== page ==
Hunks of silicone draped in white bikinis hang heavy on hooks in a Dalian factory. In this city in Liaoning province in northeastern China, designers are deciding on each model’s individual look, makeup artists are applying cosmetics, and these human effigies are coming to life, sort of, with fashion senses all their own. The best of them get the star treatment, being sent off for photo shoots and becoming centerfolds in their own right. They’re then packaged and shipped off to their mostly male owners in China, Japan, the United States, and elsewhere.
This pseudo-people go by a variety of names: love dolls, entity dolls, and perhaps most famously, sex dolls. Whatever name their owners prefer, they’re certainly not the cheap body balloons sold in sex shops. Today factories are designing high-quality dolls in different shapes, with specific features, skin colors, hairstyles, and even levels of suppleness. To owners, the dolls have identities.
Yu Zhenguo, 58, is a biochemist in a small town 80 kilometers outside Guiyang, the provincial capital of Guizhou province in southwestern China. He’s building a villa with, for the sake of privacy, a large courtyard. Though nobody lives opposite the property, he’s still outfitting it with tinted windows. On the other side of the glass will live two dolls, purchased after a divorce left him alone, and his son without a caretaker. With no new flame in sight, he found this unorthodox solution.
Yu explains there are five groups of doll collectors. The first and most infamous are those who have sex in mind. The second fancy themselves fathers to the dolls; for them, sex is out of the question. Third are curious people with spare cash, and fourth are jiali dun, a group of extreme shut-ins. Fifth are women who dress the dolls up like life-size Barbies.
Back in his current home, Yu’s two prizes rest on a bed alongside an assortment of their many outfits. Most of the clothes are in the traditional style of China’s Bouyei minority, a group to which Yu himself belongs. Yu and his son often dress the dolls up and take them on outings. He’s made a name for himself among doll collectors, who have named him “Uncle Yu.”
Uncle Yu is planning to start his own doll costume design business.
Song Bo sees his 1.4-meter-tall Japanese schoolgirl lookalike as his daughter. He sometimes takes “Butterfly” out with him on the street, leading to unpleasant reactions. He’s used to it. “It’s fine unless they criticize us to my face,” Song told Sixth Tone’s sister publication The Paper.
Five years ago Song, now 29, was diagnosed with a potentially deadly growth in his skull. Following his doctor’s advice, he was able to manage the growth without surgery. “The mass could have damaged my nerves or caused seizures,” he said. He refuses to marry because of this, believing he’d first have to admit to his partner that he’s ill. “My kid might lose his father,” he said. After breaking up with his girlfriend, he purchased Butterfly. He’s never had sex with her.
The song shares his adventures with Butterfly on Weibo. Some reject him, and others, including a large share of his 130,000 followers, commend him. “I don’t care what people think about me,” he said.
Thirty-six-year-old Zhang Fan from Beijing named his doll “Liu Ying” after a girl he once admired from afar. He doesn’t mind discussing his sexual encounters with Liu. “On the first day I received the package, I wanted to have sex with her that night, but I failed.” He didn’t clarify what went wrong.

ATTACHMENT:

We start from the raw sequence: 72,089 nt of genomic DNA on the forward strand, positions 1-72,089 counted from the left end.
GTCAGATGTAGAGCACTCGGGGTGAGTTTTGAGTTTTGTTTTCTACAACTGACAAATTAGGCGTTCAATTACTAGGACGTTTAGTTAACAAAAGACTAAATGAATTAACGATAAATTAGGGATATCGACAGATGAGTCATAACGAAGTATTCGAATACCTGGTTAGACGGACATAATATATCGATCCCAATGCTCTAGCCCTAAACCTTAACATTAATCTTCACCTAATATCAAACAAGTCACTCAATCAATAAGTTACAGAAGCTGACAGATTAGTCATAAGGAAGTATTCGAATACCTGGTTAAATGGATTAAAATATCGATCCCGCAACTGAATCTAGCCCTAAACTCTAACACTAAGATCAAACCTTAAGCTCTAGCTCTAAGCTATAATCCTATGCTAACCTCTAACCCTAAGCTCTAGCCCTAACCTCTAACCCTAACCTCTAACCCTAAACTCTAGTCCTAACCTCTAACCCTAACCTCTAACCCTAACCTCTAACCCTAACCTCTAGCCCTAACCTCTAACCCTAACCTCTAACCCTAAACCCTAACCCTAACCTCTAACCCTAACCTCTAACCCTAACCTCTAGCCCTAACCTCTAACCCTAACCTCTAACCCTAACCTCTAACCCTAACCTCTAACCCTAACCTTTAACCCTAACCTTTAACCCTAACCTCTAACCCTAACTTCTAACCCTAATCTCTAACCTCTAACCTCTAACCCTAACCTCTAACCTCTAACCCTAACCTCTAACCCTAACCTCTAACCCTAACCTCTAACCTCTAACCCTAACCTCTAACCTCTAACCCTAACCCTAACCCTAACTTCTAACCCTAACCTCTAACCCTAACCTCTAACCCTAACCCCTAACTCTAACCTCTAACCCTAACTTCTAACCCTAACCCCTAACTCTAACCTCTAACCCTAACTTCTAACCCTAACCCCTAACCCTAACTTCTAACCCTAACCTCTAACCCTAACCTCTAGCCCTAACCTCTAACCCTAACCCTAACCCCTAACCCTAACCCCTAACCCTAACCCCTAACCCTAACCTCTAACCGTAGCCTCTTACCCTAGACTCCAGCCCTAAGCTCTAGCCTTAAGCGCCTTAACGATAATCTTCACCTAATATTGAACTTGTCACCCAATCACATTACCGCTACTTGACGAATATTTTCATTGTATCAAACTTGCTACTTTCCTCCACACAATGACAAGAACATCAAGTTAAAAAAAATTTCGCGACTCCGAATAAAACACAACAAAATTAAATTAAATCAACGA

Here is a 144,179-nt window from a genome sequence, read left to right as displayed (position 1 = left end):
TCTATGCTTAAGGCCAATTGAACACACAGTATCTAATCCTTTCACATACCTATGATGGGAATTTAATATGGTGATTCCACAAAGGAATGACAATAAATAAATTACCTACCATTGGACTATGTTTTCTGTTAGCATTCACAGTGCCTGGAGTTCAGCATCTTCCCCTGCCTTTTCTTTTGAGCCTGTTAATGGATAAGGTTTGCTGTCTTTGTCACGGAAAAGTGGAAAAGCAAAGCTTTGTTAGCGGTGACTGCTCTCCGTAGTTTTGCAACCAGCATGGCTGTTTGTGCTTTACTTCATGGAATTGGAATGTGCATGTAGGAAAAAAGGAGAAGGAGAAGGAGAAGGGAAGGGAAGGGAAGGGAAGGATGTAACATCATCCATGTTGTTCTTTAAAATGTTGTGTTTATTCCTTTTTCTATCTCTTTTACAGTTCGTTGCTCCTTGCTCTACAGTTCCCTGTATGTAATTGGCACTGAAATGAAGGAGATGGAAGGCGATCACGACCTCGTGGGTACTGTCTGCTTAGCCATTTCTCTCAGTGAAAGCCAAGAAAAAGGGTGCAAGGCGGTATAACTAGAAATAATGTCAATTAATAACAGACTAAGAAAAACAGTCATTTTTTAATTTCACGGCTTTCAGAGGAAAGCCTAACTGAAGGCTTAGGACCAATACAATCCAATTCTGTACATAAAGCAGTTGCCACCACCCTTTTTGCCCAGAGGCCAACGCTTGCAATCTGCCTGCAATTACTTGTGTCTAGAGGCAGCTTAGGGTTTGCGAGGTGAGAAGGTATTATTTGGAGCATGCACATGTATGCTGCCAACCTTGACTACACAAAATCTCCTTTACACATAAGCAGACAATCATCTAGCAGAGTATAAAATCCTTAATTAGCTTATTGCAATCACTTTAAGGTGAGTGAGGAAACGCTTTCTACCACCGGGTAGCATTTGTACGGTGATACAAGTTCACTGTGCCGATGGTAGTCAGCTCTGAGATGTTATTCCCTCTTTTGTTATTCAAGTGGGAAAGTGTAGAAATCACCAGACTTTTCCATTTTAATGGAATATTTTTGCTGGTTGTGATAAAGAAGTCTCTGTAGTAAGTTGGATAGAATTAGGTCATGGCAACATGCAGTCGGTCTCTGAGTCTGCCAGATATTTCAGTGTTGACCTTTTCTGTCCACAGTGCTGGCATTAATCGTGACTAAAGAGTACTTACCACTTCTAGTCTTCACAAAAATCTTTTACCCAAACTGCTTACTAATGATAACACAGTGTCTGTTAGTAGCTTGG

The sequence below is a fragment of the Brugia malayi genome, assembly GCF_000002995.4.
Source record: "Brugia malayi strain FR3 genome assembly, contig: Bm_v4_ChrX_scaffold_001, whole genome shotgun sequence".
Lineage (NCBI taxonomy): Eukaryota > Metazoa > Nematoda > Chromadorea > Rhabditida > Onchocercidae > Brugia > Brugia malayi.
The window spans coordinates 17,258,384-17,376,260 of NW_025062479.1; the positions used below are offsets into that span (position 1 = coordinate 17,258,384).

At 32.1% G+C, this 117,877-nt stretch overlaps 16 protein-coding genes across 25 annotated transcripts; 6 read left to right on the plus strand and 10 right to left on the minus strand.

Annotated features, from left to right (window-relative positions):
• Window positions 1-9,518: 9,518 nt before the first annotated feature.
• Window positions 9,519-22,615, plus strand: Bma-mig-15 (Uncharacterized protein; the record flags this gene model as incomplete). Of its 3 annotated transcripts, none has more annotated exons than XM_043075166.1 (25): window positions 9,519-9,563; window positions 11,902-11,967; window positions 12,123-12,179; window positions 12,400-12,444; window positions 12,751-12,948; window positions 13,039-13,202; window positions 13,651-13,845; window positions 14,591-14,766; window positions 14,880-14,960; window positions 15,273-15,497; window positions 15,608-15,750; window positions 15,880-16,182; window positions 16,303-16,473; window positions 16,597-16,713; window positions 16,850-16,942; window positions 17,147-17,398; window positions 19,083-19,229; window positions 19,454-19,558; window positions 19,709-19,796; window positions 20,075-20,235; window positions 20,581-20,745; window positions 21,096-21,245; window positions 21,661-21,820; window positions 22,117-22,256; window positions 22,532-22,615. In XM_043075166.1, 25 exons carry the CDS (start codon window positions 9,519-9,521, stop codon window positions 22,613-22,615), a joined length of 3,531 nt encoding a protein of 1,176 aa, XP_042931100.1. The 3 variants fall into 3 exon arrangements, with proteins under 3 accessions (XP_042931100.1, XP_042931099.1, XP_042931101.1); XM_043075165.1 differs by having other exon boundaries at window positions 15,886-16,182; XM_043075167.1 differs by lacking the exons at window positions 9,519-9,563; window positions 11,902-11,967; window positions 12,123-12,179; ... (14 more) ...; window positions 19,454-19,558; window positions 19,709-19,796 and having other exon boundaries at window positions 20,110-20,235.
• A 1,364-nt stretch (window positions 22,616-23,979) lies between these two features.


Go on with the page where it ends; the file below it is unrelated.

Zhang has a ritual. He usually presses Liu’s clothes after work on weekdays, and on weekends he dresses her up and takes her out to parks for photos. His parents’ only child, they allow him this pleasure under one condition: “You can play with the toy however you like as long as you marry in the future,” he said they told him.
Despite two previous failed relationships, Zhang denies his love for Liu is the result of those disappointments. Marriage, he said, only brings pressure to earn money, buy a home, and father children. He wants none of that — no progeny and no wife. What he does want is a deeper connection with Liu, and he somehow hopes to communicate with her spiritually. He imagines himself the director of a love story replete with scenes of shopping trips and travels. “If this wasn’t true love, not even I would believe in it,” he said.
Song, Yu, Zhang, and others like them face problems with acceptance. But the internet is where all manner of tastes and subcultures thrive. The growing love doll community has taken to spaces on the web where admirers can commune. One such space on Baidu Tieba, an extensive collection of forum-like “bars,” numbers 61,000 members and 540,000 posts. Users share tips on how to care for their dolls’ hair, act natural when taking them out in public, and deal with balking family members. Photographs of dolls gussied up in skimpy outfits and arranged in suggestive poses also abound.
Users post photos of their elaborate assembling processes to the delight of other members. One member, “xfsc2007,” posted dozens of pictures documenting his assembling of a popular brand of doll, but he insisted he’d only dress up the figurine, not attempt sex with it. Another member put in a request just in case: “If there comes a time when you can’t resist making love to her, please let me know how it goes.”
As the community grows, so too has media attention. One news post showed an owner ready for a fight after onlookers touched his doll. Doll lovers responded with similar fury. “How could those people touch your wife like that?” one netizen said. “If I were you, I would also beat him!”
Despite all the fuss, Zhang maintains a positive outlook.
“When you expose beautiful things to the sunshine, things as beautiful as these dolls, the hostility can’t bother you,” he said. “If they say I’ve discarded ethics and descended down to the bottom of society, I’d ask them to question where exactly that bottom lies.”